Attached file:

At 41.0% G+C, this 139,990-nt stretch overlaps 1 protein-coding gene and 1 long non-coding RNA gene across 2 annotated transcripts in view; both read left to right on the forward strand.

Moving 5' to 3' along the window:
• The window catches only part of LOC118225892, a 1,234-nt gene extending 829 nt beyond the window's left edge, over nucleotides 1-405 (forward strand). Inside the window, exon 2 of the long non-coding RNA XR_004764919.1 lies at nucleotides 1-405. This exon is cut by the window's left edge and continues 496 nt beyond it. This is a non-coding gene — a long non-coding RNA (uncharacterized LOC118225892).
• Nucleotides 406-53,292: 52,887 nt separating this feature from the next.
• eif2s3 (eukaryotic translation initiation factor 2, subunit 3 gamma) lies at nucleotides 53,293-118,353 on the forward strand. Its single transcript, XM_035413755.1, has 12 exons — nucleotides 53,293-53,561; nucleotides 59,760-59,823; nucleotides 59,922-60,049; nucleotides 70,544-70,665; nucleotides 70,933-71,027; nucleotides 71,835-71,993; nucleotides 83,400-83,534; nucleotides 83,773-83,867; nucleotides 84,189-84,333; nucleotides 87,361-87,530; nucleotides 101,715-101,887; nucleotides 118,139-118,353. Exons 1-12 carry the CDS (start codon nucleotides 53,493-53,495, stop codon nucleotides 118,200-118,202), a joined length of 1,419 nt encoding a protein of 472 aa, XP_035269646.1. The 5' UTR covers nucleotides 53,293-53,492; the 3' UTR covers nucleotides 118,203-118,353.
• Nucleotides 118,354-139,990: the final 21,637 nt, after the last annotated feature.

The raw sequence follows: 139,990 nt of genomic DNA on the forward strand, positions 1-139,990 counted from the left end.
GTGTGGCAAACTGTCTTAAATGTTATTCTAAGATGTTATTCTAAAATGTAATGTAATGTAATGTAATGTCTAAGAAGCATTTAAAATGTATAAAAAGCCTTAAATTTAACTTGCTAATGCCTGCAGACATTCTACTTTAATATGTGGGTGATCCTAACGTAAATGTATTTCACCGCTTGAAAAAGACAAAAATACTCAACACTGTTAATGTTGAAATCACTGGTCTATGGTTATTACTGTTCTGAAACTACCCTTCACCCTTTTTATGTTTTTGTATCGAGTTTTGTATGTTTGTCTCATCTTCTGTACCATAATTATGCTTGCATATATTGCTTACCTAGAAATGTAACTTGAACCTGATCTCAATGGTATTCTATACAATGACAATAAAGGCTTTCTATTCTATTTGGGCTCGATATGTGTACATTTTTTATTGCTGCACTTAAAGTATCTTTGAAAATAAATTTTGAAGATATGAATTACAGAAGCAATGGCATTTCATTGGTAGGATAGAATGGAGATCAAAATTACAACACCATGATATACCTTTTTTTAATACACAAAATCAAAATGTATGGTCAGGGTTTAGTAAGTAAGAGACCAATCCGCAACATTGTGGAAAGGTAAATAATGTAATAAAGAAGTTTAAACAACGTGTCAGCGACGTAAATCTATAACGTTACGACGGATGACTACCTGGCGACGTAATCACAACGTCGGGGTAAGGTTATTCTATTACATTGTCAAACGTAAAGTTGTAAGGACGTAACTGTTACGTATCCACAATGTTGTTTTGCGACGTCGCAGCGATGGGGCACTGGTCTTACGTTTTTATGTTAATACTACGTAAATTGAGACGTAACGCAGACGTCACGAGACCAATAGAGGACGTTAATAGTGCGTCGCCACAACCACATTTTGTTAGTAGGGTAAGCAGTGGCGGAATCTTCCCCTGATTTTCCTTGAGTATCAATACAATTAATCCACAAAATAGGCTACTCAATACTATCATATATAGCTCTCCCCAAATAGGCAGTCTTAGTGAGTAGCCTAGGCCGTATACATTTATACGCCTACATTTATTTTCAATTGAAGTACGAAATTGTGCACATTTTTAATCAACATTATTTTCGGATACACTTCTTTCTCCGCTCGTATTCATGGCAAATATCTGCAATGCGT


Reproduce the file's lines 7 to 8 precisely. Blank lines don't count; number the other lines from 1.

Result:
The raw sequence follows: 139,990 nt of genomic DNA on the forward strand, positions 1-139,990 counted from the left end.
GTGTGGCAAACTGTCTTAAATGTTATTCTAAGATGTTATTCTAAAATGTAATGTAATGTAATGTAATGTCTAAGAAGCATTTAAAATGTATAAAAAGCCTTAAATTTAACTTGCTAATGCCTGCAGACATTCTACTTTAATATGTGGGTGATCCTAACGTAAATGTATTTCACCGCTTGAAAAAGACAAAAATACTCAACACTGTTAATGTTGAAATCACTGGTCTATGGTTATTACTGTTCTGAAACTACCCTTCACCCTTTTTATGTTTTTGTATCGAGTTTTGTATGTTTGTCTCATCTTCTGTACCATAATTATGCTTGCATATATTGCTTACCTAGAAATGTAACTTGAACCTGATCTCAATGGTATTCTATACAATGACAATAAAGGCTTTCTATTCTATTTGGGCTCGATATGTGTACATTTTTTATTGCTGCACTTAAAGTATCTTTGAAAATAAATTTTGAAGATATGAATTACAGAAGCAATGGCATTTCATTGGTAGGATAGAATGGAGATCAAAATTACAACACCATGATATACCTTTTTTTAATACACAAAATCAAAATGTATGGTCAGGGTTTAGTAAGTAAGAGACCAATCCGCAACATTGTGGAAAGGTAAATAATGTAATAAAGAAGTTTAAACAACGTGTCAGCGACGTAAATCTATAACGTTACGACGGATGACTACCTGGCGACGTAATCACAACGTCGGGGTAAGGTTATTCTATTACATTGTCAAACGTAAAGTTGTAAGGACGTAACTGTTACGTATCCACAATGTTGTTTTGCGACGTCGCAGCGATGGGGCACTGGTCTTACGTTTTTATGTTAATACTACGTAAATTGAGACGTAACGCAGACGTCACGAGACCAATAGAGGACGTTAATAGTGCGTCGCCACAACCACATTTTGTTAGTAGGGTAAGCAGTGGCGGAATCTTCCCCTGATTTTCCTTGAGTATCAATACAATTAATCCACAAAATAGGCTACTCAATACTATCATATATAGCTCTCCCCAAATAGGCAGTCTTAGTGAGTAGCCTAGGCCGTATACATTTATACGCCTACATTTATTTTCAATTGAAGTACGAAATTGTGCACATTTTTAATCAACATTATTTTCGGATACACTTCTTTCTCCGCTCGTATTCATGGCAAATATCTGCAATGCGT